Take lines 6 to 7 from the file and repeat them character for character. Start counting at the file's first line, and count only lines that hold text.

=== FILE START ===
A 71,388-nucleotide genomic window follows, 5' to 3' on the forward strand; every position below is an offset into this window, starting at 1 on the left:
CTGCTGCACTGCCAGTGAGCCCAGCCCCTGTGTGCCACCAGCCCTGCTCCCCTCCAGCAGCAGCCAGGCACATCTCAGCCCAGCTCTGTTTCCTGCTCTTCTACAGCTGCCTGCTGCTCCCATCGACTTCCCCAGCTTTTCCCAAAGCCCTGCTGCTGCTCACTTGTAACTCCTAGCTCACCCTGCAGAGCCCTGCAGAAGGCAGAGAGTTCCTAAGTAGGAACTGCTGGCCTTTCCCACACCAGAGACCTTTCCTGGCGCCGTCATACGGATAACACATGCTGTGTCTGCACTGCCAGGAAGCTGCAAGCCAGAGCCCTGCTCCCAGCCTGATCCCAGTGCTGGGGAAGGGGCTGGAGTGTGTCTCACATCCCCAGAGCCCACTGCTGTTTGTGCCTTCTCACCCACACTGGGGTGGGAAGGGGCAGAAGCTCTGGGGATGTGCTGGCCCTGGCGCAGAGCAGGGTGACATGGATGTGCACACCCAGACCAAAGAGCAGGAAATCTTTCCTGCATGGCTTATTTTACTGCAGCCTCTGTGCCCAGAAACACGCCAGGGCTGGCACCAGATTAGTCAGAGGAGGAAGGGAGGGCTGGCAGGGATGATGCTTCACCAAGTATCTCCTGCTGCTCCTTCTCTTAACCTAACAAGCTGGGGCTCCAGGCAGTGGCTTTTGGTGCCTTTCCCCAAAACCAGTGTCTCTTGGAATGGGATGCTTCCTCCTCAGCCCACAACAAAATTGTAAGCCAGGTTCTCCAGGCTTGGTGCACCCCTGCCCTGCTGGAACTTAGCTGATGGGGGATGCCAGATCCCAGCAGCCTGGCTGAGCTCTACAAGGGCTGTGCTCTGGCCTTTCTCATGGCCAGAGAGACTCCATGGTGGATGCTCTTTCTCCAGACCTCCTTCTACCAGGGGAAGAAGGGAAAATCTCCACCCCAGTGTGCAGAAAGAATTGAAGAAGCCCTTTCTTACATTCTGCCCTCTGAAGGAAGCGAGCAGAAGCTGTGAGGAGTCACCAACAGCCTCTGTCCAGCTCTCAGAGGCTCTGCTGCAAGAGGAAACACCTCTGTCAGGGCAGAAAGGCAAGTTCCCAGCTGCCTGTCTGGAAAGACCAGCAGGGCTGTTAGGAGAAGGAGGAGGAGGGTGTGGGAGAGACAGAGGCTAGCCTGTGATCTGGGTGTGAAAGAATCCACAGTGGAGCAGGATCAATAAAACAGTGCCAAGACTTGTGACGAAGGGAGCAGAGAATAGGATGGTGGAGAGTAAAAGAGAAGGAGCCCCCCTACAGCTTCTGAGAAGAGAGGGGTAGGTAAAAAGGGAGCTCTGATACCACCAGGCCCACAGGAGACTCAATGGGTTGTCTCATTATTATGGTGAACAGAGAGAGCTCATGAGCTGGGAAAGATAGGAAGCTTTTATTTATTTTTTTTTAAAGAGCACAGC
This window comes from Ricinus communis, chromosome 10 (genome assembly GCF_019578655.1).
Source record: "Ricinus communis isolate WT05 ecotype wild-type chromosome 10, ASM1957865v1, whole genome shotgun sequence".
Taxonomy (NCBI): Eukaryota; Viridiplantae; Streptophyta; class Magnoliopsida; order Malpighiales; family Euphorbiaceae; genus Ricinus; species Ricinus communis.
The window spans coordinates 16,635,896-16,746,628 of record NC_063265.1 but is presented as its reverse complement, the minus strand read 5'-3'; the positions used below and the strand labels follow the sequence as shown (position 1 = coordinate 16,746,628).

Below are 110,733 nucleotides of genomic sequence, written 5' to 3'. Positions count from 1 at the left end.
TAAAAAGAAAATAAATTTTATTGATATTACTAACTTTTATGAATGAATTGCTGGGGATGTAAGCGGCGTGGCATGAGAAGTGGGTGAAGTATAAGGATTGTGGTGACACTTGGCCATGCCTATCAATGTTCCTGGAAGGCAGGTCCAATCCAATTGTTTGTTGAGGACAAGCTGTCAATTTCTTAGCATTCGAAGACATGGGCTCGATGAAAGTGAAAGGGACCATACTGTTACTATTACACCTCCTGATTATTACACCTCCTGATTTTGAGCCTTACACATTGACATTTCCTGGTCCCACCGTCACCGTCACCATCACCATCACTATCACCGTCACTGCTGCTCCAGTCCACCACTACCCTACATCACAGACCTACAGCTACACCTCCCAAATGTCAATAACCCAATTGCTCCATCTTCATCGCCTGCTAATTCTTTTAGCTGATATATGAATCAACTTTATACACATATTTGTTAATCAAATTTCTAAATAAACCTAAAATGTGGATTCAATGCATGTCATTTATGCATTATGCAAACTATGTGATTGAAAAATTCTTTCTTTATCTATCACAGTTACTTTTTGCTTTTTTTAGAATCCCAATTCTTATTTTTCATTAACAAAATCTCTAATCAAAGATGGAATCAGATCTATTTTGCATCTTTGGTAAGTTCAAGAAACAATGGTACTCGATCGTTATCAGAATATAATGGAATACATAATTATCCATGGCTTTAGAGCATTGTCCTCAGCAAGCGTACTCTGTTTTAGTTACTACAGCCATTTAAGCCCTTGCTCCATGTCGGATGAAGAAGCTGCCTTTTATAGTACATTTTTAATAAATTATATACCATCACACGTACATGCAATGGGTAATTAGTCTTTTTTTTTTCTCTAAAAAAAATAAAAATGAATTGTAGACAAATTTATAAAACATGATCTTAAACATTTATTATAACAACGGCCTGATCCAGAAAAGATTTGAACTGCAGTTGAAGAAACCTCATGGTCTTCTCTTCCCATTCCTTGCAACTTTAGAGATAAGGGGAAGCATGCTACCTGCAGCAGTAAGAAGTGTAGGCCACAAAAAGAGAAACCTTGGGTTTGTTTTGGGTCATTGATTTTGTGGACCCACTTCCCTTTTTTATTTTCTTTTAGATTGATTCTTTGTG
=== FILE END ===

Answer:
The window spans coordinates 16,635,896-16,746,628 of record NC_063265.1 but is presented as its reverse complement, the minus strand read 5'-3'; the positions used below and the strand labels follow the sequence as shown (position 1 = coordinate 16,746,628).

Below are 110,733 nucleotides of genomic sequence, written 5' to 3'. Positions count from 1 at the left end.